It is a fair inference that Mrs. Dunning understood, if she understood anything, the real estate mortgage was to be extended for a period of five years, and that no payments upon the principal were to be made within that period. The clause in the contract was misleading. Instead of the extension providing for a renewal of the mortgage for five years at six per cent. interest, with no principal payments to be made thereon during that period, the extension was made upon the same terms and conditions as provided for in the mortgage, that is, for $75 in principal to be paid quarterly, together with the interest thereon. It is a fair inference that Mrs. Dunning was deceived and misled thereby. Although it was represented to her that no principal payments were to become due or payable upon the mortgage within the period of five years, within 44 days after the deal was closed, February 9, 1933, Mrs. Dunning was informed by the bank the interest and one instalment of principal upon the mortgage was due January 8, 1933, and she was advised by the bank that the whole amount of the principal and interest of the mortgage could be declared due at once and the mortgage was subject to be foreclosed.
Mrs. Dunning, who had wanted by the sale of the nine acres of land to acquire money for her necessitous circumstances, assumed a substantial liability, because, for the property which she sold and which was worth about $5,300, she procured nothing except an equity in the real estate in question assessed at $1,514 for the purposes of taxation, subject to an outstanding mortgage of $2,300 with the accumulated interest and principal payments due and to grow due thereon, which mortgage was subsequently foreclosed, and upon the sale in pursuance of such foreclosure the mortgaged property was bid in by the bank at $2,995.37.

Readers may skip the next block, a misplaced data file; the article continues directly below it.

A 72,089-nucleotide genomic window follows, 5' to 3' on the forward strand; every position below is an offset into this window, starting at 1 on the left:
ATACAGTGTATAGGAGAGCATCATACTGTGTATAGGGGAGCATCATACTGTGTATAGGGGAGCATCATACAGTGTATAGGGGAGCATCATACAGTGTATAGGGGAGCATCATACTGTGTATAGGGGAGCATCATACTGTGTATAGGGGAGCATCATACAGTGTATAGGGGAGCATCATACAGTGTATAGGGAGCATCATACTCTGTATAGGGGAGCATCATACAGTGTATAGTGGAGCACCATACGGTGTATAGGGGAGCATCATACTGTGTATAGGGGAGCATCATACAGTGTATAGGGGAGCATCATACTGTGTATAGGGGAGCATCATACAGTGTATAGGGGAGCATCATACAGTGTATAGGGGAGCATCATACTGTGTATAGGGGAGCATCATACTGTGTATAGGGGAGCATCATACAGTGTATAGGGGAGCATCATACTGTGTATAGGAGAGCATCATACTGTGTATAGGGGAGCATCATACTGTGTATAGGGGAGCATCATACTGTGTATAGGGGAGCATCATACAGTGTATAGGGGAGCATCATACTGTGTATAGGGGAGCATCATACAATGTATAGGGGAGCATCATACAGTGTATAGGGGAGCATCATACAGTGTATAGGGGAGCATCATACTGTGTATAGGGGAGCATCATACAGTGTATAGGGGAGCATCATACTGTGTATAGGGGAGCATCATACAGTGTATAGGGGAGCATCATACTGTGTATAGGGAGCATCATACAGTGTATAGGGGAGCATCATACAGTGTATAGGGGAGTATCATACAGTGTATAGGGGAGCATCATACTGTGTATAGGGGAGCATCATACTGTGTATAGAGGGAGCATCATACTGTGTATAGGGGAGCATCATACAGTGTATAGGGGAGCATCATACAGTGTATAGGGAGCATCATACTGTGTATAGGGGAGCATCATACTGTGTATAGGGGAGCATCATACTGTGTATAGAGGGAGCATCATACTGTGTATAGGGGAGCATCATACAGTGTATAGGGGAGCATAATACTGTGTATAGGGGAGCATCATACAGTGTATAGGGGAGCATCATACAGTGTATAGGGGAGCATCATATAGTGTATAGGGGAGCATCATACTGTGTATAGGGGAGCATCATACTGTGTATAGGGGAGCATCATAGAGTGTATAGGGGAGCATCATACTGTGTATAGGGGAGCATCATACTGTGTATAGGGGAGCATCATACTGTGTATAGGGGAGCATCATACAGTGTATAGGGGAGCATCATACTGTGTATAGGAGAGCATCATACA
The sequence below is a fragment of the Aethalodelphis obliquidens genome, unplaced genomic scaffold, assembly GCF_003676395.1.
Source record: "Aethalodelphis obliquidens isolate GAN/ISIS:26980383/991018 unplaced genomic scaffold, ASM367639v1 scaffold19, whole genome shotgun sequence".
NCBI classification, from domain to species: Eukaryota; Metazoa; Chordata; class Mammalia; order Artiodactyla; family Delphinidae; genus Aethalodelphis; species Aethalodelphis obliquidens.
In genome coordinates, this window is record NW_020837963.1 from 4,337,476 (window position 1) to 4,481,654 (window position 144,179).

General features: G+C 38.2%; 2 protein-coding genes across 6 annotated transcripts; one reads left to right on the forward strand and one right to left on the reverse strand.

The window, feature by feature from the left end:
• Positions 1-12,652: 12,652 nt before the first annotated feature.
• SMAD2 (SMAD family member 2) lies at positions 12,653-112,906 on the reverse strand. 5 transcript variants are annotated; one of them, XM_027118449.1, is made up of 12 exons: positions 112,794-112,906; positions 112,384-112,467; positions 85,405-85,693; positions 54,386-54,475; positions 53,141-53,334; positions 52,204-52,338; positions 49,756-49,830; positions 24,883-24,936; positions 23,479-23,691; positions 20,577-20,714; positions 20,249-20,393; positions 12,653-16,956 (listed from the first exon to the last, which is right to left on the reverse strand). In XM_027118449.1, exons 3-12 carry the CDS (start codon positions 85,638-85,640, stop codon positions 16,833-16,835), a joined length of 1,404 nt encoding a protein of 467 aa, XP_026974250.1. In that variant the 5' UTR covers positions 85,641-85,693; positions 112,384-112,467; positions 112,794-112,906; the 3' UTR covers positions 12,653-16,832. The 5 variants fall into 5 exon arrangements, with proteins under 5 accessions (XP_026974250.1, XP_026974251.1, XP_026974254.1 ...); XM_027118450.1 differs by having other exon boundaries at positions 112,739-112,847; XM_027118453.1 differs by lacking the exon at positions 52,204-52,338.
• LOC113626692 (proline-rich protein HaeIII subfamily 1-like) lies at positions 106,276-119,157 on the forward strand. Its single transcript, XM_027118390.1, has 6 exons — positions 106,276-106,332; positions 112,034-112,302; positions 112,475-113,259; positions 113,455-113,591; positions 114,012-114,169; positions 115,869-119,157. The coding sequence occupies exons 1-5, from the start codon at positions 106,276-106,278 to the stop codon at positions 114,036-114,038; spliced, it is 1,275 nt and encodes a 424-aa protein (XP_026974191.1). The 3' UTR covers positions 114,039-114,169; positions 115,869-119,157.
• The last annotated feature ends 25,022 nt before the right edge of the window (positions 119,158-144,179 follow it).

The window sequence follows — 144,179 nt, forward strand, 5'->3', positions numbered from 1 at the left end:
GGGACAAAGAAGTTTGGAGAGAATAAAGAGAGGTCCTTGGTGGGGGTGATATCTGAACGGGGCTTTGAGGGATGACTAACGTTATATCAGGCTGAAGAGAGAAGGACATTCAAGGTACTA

There is proof that Sherwood, upon whom she relied, advised her that it was a good transaction to enter into, and that he represented to her the real estate which she was acquiring was worth approximately $40,000, when as a matter of fact it was worth less than the incumbrance thereon.
Fleecing this old lady by such means out of $5,300 worth of property for which she acquired a worthless equity in real estate, mortgaged for nearly $1,000 more than it was assessed at, when she was in a condition of ill health physically and mentally, does not commend itself to the court.
About all there is to this transaction, stripped of the verbiage contained in the record, is that the Halls had a "shoestring" equity in the real estate in question which they were about to lose on mortgage foreclosure by reason of their nonpayment of the principal upon the mortgage. Mrs. Robertson, who represented them, knew Sherwood, and Sherwood thought he could get the nine acres of land of Mrs. Dunning, free and clear from all incumbrances, and, without in any way protecting Mrs. Dunning's rights and interests, he advised her it was a good deal, when it was not only a worthless deal but an assumption, without consideration, of liabilities, and in pursuance of this transaction he and Mrs. Robertson split a commission of $265 which was all the interest either of them had in the transaction. Sherwood himself admits that what was left of the $300 paid down by the Halls, after he and Mrs. Robertson split the $265 in commission, went to pay taxes.